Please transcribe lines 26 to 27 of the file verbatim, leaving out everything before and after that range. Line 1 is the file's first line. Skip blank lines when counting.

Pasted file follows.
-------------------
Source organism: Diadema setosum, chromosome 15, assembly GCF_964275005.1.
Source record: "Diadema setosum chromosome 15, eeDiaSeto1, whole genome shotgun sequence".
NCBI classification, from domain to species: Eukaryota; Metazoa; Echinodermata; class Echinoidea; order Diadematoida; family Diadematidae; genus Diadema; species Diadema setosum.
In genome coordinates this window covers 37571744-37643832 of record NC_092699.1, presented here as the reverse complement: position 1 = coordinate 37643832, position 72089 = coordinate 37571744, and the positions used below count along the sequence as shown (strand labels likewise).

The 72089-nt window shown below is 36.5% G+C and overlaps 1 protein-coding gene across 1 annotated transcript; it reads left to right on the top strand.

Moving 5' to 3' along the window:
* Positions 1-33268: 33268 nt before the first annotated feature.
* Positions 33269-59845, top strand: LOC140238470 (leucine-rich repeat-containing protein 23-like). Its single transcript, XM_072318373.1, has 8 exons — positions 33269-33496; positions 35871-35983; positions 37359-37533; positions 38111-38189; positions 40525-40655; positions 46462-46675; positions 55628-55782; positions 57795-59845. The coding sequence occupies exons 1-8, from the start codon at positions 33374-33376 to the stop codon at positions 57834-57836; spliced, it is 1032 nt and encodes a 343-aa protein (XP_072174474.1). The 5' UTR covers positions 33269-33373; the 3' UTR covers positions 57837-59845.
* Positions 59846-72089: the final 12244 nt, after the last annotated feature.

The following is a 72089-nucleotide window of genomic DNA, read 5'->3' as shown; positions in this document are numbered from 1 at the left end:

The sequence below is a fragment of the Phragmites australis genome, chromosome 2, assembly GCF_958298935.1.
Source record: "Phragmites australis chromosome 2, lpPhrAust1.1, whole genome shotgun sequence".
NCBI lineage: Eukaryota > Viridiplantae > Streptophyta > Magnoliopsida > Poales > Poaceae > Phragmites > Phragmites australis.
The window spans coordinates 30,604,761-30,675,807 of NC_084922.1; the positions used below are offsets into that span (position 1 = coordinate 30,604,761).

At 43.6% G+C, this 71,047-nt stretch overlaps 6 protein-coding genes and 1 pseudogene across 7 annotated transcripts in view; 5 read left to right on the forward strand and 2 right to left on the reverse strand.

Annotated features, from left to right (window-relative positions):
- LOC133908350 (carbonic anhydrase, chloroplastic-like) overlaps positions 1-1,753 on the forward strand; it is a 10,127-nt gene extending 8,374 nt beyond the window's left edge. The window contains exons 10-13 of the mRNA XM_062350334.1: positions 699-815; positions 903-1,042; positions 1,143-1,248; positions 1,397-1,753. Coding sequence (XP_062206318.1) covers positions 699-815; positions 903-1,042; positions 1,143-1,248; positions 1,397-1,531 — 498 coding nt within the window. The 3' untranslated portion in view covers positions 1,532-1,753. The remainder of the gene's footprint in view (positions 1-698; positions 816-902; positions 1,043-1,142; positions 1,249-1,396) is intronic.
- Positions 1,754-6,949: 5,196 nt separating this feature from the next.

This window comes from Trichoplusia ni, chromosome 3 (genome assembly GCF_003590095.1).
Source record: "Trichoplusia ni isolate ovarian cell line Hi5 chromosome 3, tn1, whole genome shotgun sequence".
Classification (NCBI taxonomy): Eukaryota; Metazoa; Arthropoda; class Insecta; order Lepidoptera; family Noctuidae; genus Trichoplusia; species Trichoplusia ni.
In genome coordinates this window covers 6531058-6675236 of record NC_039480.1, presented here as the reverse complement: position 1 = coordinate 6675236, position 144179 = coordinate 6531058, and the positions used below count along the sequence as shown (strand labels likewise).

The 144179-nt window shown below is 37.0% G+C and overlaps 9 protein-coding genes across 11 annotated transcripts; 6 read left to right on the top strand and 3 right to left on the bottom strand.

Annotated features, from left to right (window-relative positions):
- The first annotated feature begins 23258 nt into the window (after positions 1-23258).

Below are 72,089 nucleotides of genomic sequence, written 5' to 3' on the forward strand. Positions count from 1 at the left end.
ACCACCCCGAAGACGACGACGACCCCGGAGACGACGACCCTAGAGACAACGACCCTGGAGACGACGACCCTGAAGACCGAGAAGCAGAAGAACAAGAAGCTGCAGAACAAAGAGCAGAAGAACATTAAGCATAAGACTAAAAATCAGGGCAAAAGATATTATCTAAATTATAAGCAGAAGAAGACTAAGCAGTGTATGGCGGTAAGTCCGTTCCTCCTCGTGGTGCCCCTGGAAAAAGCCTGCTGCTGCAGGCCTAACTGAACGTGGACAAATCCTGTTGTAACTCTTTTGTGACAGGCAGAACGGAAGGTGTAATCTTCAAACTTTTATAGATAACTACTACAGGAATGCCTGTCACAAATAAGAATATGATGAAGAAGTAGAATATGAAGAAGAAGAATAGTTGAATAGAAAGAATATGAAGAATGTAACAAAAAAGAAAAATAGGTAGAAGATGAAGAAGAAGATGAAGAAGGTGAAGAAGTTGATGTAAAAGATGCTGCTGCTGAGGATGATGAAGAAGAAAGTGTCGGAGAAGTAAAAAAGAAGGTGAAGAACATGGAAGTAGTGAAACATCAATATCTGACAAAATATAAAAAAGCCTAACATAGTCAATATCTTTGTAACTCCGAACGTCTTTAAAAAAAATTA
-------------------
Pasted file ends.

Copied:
Below are 72,089 nucleotides of genomic sequence, written 5' to 3' on the forward strand. Positions count from 1 at the left end.
ACCACCCCGAAGACGACGACGACCCCGGAGACGACGACCCTAGAGACAACGACCCTGGAGACGACGACCCTGAAGACCGAGAAGCAGAAGAACAAGAAGCTGCAGAACAAAGAGCAGAAGAACATTAAGCATAAGACTAAAAATCAGGGCAAAAGATATTATCTAAATTATAAGCAGAAGAAGACTAAGCAGTGTATGGCGGTAAGTCCGTTCCTCCTCGTGGTGCCCCTGGAAAAAGCCTGCTGCTGCAGGCCTAACTGAACGTGGACAAATCCTGTTGTAACTCTTTTGTGACAGGCAGAACGGAAGGTGTAATCTTCAAACTTTTATAGATAACTACTACAGGAATGCCTGTCACAAATAAGAATATGATGAAGAAGTAGAATATGAAGAAGAAGAATAGTTGAATAGAAAGAATATGAAGAATGTAACAAAAAAGAAAAATAGGTAGAAGATGAAGAAGAAGATGAAGAAGGTGAAGAAGTTGATGTAAAAGATGCTGCTGCTGAGGATGATGAAGAAGAAAGTGTCGGAGAAGTAAAAAAGAAGGTGAAGAACATGGAAGTAGTGAAACATCAATATCTGACAAAATATAAAAAAGCCTAACATAGTCAATATCTTTGTAACTCCGAACGTCTTTAAAAAAAATTA